If this is the case then Malawians should be querying if at all issues of “weak governance zones” or less advocacy on environmental and social policies are at stake here.

The environmental degradation and other social concerns cannot and will not be traded for anything tangible. If Malawians are taking the risk of accepting a project that will be detrimental to their own safety without any benefits then what use would be the sacrifice? Probably the only way Malawians may benefit from such a hazardous venture is by government taxing the multinational company. As much as this is not a trade off, money cannot compensate loss of life nor environmental degradation, but tax might be an incentive for the sacrifice Malawians are making.

We may want to believe that the dealings between the Malawi government and Paladin are openhanded, but we question the sensation of certainty that the company will be granted the full mining license to start its operation. We are troubled that this sensation may propagate a feeling of sloppiness in the legal procedures that the company is mandated to undertake before it can start its mining operation. This (sensation) should have been avoided as the company is still in the process of conducting an Environmental Impact Assessment (EIA) and the Bankable Feasibility Study (BFS), which are needed to apply for a full mining license.

We wish to implore the government to act as the guardian of protecting the interest of Malawians as President Bingu Wa Mutharika said in his Banjul, Gambia speech titled “ One Africa One Destiny “ that “ These God given endowments are not in the hands of Africans but controlled by the north through their transnational corporations” he further said “ Globalization and the strong cord between rich countries and multinationals has forced Africa into the fringes of the economic pie of the global village, it cannot control its own destiny.” Finally, he said, “now that Africa is free from colonialism, the next step is to attain economic liberation of our continent.” Yes, as the President rightly stated, Malawi needs to guard against exploitation of our natural resources by multinational corporations.

Finally yet importantly as concerned Malawians, we appeal to the government to let all the legal procedures involved in such investment ventures capture the due process. Discussions of tax breaks at a time that Paladin is conducting Environmental Impact Assessment that will allow it to apply for a full mining license are not healthy for a stringent project of the caliber of Kayelekera. This is a rush that all concerned Malawians ought to be worried about.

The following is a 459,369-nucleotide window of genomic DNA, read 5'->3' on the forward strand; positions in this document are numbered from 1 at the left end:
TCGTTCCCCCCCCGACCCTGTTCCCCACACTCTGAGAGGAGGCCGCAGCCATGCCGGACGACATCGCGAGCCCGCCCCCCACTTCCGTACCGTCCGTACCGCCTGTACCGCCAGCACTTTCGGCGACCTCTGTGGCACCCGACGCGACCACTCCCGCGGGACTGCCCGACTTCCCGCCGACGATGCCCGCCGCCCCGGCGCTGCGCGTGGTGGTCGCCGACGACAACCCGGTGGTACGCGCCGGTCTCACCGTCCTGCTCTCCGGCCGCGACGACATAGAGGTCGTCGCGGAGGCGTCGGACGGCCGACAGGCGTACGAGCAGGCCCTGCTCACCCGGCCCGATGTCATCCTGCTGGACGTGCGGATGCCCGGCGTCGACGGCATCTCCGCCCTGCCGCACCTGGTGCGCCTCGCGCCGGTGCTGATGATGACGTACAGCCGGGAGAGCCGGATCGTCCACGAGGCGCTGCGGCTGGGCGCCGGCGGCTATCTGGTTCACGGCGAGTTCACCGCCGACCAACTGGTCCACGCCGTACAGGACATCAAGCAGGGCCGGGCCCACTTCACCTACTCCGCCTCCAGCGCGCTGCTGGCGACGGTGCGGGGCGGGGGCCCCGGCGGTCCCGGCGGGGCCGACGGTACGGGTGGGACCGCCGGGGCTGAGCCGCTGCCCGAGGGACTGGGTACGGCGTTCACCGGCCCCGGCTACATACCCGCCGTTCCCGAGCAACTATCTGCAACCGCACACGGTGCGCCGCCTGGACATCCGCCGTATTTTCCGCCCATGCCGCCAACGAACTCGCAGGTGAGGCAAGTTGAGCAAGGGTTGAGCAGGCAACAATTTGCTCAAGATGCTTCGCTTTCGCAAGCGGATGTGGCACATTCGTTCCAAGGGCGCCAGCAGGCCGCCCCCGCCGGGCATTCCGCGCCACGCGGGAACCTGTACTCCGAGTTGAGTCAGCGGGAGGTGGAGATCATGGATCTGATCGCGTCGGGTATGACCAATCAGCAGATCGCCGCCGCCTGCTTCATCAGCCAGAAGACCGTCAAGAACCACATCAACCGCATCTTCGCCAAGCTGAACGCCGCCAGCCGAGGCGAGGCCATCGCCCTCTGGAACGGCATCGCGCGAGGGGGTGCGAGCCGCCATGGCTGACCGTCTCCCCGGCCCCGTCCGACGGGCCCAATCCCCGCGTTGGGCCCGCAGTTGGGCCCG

Lastly, we remind all that Paladin is here for business and not charity, therefore our natural resources are precious and not meant for charity.

Signed by:

Centre for Human Rights and Rehabilitation - (CHRR)
Citizens for Justice - (CFJ)
Karonga Development Trust - (KADET)
Foundation for Community Support Services - (FOCUS)
Uraha Foundation Malawi - (UFM)

Date: 28th August 2006

4th November, 2005


The Centre for Human Rights and Rehabilitation take this opportunity to request the Ministry for Mines, Natural Resources and Environmental Affairs to address the concerns Kayelekera uranium project with utmost caution. CHRR is responding following the Minister of Mines, Natural Resources and Environmental Affairs comments regarding our concerns on the mine operations and Environmental impact assessment as appeared in the Nation of 1st November, 2005.

For the interest of the general public on the issue CHRR would like to highlight on the summary background which might encourage the honourable minister and his ministry to shed more light on the whole issue.


Back in the 1980’s Central Electricity Generating Board (CEGB) a UK company discovered the high grade Kayelekera sandstone uranium deposit. It is documented that CEGB spent US$9 million working on the project for over 8 years culminating to a full feasibility study in 1991 by Wright Engineers Limited of Canada . However, the study indicated that the project was uneconomical due to the mining model that CEGB was to adopt and the uranium prices were low at the time. The project was abandoned in 1992, owing to the poor outlook for uranium as well as the privatization of CEGB according to the master minders. CHRR feels it would have been important for the then government of the Malawi Congress Party (MCP) to actually enlighten the nation as to what happened.

However, in 1999 Paladin Resources Limited Inc an Australian company acquired 90% interest in the project through a joint venture from Balmain Resources Limited, who retained 10% of free carried interest until the completion of the Bankable Feasibility Study (BFS).